Olympia Fields, Ill. (July 23, 2011) – Ariya Jutanugarn, 15, of Thailand, defeated Dottie Ardina, 17, of the Philippines, 2 and 1, in Saturday’s scheduled 36-hole final to win the 2011 U.S. Girls’ Junior Championship, conducted on the 6,403-yard, par-72 South Course at Olympia Fields Country Club.

Jutanugarn captured her first USGA championship, becoming only the 16th stroke-play medalist in the 63-year history of the championship to take the victory. She also became the third player from Thailand to win a USGA title. In victory, she receives a full exemption into all remaining U.S. Girls’ Juniors before her 18th birthday.

“I'm so proud because it's my first win in match play,” said Jutanugarn, who had not advanced past the third round at a USGA championship conducted at match play since her first championship appearance at the 2009 U.S. Girls’ Junior.

Jutanugarn opened with a bang, birdieing the par-4 first hole to take an immediate 1-up lead. She was able to hold the lead until the sixth hole, where her second shot rolled down a steep hill to the left of the green. Two unsuccessful attempts to reach the green squared the match.

Ardina and Jutanugarn swapped pars for the next 11 holes to remain all square, but Jutanugarn’s bogey on the par-4 17th gave Ardina a 1-up lead that she carried into the break between rounds.

Jutanugarn used the one-hour break to reflect on her first 18 holes and the flaws she found in her game, particularly in her putting.

“I think in the morning, I played not so good because I missed a lot of putts. They were all short all the time,” said Jutanugarn, who competed in the 2011 U.S. Women’s Open and won the 2011 Rolex Girls Junior Championship.

Ardina also pointed to her putting as her weakness during the morning round.

“The key to the match was birdies and pars,” said Ardina, who has represented the Philippines twice at the Women’s World Amateur Team Championship. “I just kept making three-putts.”

The break ultimately went to Jutanugarn’s favor, as she immediately birdied the 19th hole to square the match. The see-saw battle continued from there, with Ardina never letting Jutanugarn extend her lead past a single hole.

Finally, at the par-4 31st hole, she got the break that she needed. When Ardina hit her approach 10 feet right of the hole, Jutanugarn stepped up and dropped her approach shot within 2 feet. Ardina’s missed birdie putt was Jutanugarn’s moment to capitalize, and a birdie gave her the first 2-up lead of the match.

Despite losing the 33rd hole to Ardina to narrow the margin to 1 up, Jutanugarn’s success on the 31st hole gave her the confidence she needed to go for the win.

“I just think like if I can make this one, and I want to make birdie and make one, I’m going to be dormie,” said Jutanugarn. “But I make it and next hole I miss it, so I feel like, ‘OK, 17, I'm going to make.’”

And make it she did. Ardina’s long putt on No. 35, a par 4, blew 3 feet past the hole, and her short comebacker burned the edge. Jutanugarn’s 4-foot par putt clinched the two-hole victory.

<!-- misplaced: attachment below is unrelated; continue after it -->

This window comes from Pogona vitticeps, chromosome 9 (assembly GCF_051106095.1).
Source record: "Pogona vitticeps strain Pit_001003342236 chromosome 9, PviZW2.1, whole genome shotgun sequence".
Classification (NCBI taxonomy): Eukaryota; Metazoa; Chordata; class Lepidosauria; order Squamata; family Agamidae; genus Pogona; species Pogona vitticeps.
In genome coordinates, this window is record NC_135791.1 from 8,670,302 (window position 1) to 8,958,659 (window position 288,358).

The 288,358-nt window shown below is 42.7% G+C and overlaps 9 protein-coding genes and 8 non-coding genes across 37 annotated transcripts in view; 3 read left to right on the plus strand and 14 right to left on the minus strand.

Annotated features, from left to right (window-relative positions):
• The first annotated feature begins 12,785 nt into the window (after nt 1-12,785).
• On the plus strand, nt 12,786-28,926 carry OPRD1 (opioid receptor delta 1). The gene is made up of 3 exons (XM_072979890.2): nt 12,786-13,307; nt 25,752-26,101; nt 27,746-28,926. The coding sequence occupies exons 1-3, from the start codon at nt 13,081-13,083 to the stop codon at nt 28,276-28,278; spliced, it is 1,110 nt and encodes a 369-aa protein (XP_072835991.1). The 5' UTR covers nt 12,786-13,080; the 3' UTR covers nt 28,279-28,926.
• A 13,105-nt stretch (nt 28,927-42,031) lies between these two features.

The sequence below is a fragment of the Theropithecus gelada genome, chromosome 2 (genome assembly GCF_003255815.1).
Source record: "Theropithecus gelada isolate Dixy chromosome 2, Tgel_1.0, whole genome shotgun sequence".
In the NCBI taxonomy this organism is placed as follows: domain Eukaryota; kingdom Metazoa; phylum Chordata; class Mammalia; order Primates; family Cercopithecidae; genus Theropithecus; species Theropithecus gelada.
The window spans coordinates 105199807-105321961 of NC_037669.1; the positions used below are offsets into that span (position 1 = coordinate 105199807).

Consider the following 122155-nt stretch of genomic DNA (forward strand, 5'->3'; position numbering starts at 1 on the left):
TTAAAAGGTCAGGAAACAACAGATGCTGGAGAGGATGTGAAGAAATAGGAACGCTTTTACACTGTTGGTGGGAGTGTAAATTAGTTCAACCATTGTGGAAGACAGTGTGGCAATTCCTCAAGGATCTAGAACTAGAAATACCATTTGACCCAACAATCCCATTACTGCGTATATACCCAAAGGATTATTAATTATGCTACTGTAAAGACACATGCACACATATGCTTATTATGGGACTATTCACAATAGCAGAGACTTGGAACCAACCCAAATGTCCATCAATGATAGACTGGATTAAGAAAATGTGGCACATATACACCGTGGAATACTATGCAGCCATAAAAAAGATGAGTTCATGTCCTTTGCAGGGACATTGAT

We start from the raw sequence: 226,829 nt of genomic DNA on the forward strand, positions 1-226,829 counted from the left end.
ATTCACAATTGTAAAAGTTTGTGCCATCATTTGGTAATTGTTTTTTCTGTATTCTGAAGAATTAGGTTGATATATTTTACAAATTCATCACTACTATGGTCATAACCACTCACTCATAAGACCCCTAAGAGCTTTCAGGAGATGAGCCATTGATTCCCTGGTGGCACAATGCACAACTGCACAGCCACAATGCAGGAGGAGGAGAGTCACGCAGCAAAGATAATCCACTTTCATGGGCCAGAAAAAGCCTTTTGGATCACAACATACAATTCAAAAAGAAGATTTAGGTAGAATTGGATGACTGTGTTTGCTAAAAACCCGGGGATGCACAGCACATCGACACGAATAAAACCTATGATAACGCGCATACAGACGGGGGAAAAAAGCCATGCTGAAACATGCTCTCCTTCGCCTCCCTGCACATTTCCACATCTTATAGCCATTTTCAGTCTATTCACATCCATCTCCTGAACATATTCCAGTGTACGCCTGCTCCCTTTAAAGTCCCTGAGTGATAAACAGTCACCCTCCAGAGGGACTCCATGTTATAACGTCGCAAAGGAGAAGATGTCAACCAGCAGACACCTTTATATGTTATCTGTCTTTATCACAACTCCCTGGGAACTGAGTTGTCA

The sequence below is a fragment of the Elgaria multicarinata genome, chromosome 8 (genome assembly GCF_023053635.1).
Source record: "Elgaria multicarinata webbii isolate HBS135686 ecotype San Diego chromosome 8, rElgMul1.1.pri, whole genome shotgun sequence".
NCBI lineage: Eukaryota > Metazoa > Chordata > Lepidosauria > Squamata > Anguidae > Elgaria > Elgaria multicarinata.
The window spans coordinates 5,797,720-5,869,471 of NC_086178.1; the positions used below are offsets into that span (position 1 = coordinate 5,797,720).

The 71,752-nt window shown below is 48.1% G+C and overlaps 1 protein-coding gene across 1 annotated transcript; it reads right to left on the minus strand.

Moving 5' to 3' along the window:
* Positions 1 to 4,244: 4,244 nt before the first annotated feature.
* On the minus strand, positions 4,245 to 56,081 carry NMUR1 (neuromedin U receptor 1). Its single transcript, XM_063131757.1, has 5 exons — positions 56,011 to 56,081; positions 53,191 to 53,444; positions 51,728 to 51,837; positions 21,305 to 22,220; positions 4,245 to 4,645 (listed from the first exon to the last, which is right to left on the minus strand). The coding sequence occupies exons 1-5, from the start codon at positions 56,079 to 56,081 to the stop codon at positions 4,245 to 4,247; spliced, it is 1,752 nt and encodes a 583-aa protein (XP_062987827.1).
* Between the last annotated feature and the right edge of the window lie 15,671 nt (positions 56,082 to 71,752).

The entire Jutanugarn family was a familiar sight around the OFCC grounds. Jutanugarn’s sister, Moriya, was forced to withdraw from the championship with a wrist injury and ultimately served as her sister’s trusted adviser and caddie. Her parents, Somboon and Narumon, always quietly walked the sidelines, cheering on their daughter.

“I feel like I'm so happy,” said Jutanugarn, who spends five months per year traveling the United States with her family, spending week upon week in hotel rooms. “I really want to thank my dad and my mom who are with me all the time, every year, and thank you to my sister for being the caddie for me this week.

“[Moriya is] so nice, and she tells me if she played this tournament, she's going to beat me.”

As for Ardina, her morning troubles with her putter never went away, though she did make 34 of 35 fairways off the tee and all but three greens. She was able to walk away from the disappointment with a measure of satisfaction.

“It’s OK, I’m OK,” said Ardina. “I’m disappointed because my putting dropped me down.”

Jutanugarn and Ardina both received full exemptions into next month’s U.S. Women’s Amateur Championship at Rhode Island Country Club, into which they were both already exempt by virtue of their play in other USGA events. Jutanugarn is also exempt into the 2012 Women’s Amateur, to be conducted at The Country Club in Cleveland, Ohio.

The 2012 U.S. Girls’ Junior Championship will be conducted July 16-21 at Lake Merced Country Club in Daly City, Calif., outside San Francisco.

The U.S. Girls’ Junior is one of 13 championships conducted annually by the United States Golf Association, 10 of which are strictly for amateurs.

Christina Lance is a coordinator of championship communications for the USGA. Email questions or comments to clance@usga.org.

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ABOUT THE U.S. Girls' Junior Amateur

The Girls Junior Amateur is one of 13 national championships conducted by the USGA. The event is open to female golfers who have not reached their 18th birthday prior to the close of competition and whose USGA Handicap Index does not exceed 18.4. 36 hole stroke play qualifying from which 64 players advance to match play. Regional qualifying held at sites around the United States.

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